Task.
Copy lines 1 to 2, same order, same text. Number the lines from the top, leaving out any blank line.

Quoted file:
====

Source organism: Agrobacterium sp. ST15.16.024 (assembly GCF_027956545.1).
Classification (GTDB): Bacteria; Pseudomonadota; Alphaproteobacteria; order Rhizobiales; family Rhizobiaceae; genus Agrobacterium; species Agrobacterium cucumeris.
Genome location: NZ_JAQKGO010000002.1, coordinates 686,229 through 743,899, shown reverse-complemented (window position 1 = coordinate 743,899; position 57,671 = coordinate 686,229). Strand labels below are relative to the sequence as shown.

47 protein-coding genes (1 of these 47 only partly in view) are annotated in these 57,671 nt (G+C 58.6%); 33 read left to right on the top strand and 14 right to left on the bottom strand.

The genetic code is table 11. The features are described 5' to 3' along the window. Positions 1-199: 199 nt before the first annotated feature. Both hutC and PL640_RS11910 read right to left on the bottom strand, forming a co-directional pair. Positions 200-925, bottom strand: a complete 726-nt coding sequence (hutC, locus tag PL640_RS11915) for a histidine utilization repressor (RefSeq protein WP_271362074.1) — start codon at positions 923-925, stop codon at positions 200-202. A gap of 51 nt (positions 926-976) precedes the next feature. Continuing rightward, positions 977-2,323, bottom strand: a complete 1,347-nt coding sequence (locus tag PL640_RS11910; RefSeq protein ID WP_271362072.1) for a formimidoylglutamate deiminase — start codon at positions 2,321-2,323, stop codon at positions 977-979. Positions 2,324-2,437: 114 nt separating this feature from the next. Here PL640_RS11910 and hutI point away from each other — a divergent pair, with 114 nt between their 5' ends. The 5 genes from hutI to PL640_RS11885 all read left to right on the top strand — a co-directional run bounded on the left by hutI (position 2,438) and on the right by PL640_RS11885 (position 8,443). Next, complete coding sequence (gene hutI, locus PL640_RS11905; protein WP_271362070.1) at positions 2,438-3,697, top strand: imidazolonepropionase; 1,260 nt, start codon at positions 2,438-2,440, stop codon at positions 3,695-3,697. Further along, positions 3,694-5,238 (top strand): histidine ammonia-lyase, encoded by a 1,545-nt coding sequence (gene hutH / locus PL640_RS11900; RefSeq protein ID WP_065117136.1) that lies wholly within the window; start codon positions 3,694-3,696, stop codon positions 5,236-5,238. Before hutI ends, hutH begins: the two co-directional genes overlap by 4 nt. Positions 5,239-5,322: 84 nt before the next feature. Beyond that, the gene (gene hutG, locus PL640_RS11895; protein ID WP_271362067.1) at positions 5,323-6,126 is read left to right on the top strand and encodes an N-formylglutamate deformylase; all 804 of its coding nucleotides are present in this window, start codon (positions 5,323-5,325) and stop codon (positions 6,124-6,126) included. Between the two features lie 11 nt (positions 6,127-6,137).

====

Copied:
Source organism: Agrobacterium sp. ST15.16.024 (assembly GCF_027956545.1).
Classification (GTDB): Bacteria; Pseudomonadota; Alphaproteobacteria; order Rhizobiales; family Rhizobiaceae; genus Agrobacterium; species Agrobacterium cucumeris.